John Delaney's plan for Living Wage

Every American worker deserves to earn a living wage. While there has been debate over whether an increase to the minimum wage or an increase of the Earned Income Tax Credit is the right path to increase wages, Delaney believes that the right approach is to increase both.

Additionally, a true living wage should also account for paid family leave so that workers don’t have to choose between taking leave to care for their newborn or sick loved one and earning enough money to support their family.

Delaney’s Living Wage proposal includes 3 new policies:

Workers’ Tax Credit

Delaney will create a new Workers’ Tax Credit by expanding and nearly doubling the existing Earned Income Tax Credit (EITC) program. Currently, the EITC’s benefits lift 2.8 million adults and nearly 3 million children out of poverty, but these families and others just outside the income thresholds are still struggling to get by.1 Delaney will provide more support for hardworking families by increasing their tax credits and expanding the program to include more low-income workers.

  • Delaney’s new Workers’ Tax Credit will increase maximum benefits for low-income earners by $1,500 for each eligibility category.
  • The new Workers’ Tax Credit would provide much-needed financial assistance to 14 million more households than the current EITC program, an increase of almost 50%.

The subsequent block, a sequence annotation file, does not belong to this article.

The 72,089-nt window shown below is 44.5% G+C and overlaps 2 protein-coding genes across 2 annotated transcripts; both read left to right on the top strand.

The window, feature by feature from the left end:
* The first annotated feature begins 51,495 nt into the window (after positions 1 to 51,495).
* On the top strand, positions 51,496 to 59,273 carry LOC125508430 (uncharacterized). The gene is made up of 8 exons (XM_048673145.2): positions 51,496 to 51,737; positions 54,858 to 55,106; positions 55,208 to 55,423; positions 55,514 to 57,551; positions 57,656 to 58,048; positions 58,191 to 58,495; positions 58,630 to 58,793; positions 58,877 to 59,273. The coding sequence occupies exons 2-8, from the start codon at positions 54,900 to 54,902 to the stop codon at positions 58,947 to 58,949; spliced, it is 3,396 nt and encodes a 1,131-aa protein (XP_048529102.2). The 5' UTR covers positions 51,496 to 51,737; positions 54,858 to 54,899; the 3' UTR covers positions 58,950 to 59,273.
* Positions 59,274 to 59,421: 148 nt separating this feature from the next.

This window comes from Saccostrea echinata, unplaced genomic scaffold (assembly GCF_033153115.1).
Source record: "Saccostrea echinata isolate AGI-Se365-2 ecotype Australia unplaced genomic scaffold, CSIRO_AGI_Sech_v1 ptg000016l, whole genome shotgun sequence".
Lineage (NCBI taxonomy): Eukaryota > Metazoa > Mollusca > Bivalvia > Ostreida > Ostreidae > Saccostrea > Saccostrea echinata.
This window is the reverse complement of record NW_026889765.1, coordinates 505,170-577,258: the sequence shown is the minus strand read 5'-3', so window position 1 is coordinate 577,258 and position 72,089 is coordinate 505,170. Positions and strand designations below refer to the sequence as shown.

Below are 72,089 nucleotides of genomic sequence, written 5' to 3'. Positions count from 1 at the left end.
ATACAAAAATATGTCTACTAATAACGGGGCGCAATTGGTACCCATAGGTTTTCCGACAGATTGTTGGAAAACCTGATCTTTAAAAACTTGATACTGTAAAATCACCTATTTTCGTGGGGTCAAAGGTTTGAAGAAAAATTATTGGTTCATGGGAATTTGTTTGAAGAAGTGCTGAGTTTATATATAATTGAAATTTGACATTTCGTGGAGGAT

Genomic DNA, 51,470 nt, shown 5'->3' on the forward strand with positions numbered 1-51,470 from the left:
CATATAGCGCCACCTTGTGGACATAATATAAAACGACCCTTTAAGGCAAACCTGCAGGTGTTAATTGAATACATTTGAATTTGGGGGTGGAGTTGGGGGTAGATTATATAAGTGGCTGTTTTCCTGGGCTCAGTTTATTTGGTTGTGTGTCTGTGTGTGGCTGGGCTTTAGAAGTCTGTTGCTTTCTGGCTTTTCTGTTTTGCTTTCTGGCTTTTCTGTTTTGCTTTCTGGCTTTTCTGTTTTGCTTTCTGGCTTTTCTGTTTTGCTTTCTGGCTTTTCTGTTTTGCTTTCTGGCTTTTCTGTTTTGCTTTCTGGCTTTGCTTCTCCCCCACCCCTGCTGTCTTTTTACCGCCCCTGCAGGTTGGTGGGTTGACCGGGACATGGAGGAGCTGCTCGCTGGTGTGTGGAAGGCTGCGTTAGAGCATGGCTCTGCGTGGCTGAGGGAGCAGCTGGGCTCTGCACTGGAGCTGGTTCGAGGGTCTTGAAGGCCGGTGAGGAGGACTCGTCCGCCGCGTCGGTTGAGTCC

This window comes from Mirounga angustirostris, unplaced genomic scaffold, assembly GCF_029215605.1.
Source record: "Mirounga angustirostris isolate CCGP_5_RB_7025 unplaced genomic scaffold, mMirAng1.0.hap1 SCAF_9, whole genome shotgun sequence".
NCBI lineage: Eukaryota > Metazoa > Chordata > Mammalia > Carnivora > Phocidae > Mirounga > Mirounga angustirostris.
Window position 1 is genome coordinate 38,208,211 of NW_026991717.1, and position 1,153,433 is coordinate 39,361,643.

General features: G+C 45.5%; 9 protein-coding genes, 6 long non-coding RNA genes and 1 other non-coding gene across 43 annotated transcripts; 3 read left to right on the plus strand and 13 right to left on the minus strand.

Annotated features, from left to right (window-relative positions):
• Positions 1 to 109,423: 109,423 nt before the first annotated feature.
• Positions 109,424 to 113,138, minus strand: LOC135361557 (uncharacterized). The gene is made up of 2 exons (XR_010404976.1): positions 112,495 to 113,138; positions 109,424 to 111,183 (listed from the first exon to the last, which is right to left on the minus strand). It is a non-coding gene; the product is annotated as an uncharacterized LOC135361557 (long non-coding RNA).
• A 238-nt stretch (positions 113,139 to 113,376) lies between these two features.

• As an example, a single mother of one who earns $20,000 would receive a fully refundable tax credit of more than $5,000.
  • The Workers’ Tax Credit proposal will be paid for by raising capital gains tax rates on high income earners, repealing the Trump tax cuts for high income earners, and creating a new Robot Tax on job-displacing capital investments.

Minimum Wage Increase

No American should still live in poverty if they work full time. Period. The minimum wage has long served as a protection to ensure that workers could make a living, but due to increases to the cost of living, the minimum wage’s inflation-adjusted value has declined by more than 37% since 1968. There have been no changes to the federal minimum wage since 2009, the longest period in American history without a minimum wage increase.2 We need to make up for that.

  • Delaney will raise the federal minimum wage to $15 per hour over time, including for tipped employees, and then index it to inflation.
  • Successful recent state-wide ballot initiatives in Arkansas, Colorado, Maine, and Washington show widespread bipartisan support for increasing the minimum wage.

Paid Family Leave

The United States is the only industrialized country that doesn’t provide some form of paid caregiving leave, and it’s time to make a change. Providing guaranteed time off and income replacement will be a major benefit for workers and their families, while funding family leave through the federal government will avoid placing large financial burdens on small businesses.

  • Delaney will establish a new federal paid family leave program, which can be fully paid for with a very small payroll tax increase.
    • Delaney’s plan allows eligible individuals to take up to eight weeks of leave each year, receiving 60% of their monthly wage.
    • Workers would be able to take paid leave for a serious health problem; birth and care of a child; placement and care of an adopted child or a child in foster care; or caring for a child, spouse, parent, or domestic partner with a serious health problem.

It is impossible to be pro-worker if you’re not pro-business, and it’s impossible to be pro-business if you’re not pro-worker. We have to support both.

Click here to download a pdf of this plan.


  1. “Policy Basics: The Earned Income Tax Credit.” Center on Budget and Policy Priorities, 2018.
  2. The US minimum wage through the years.”“CNN, 2019.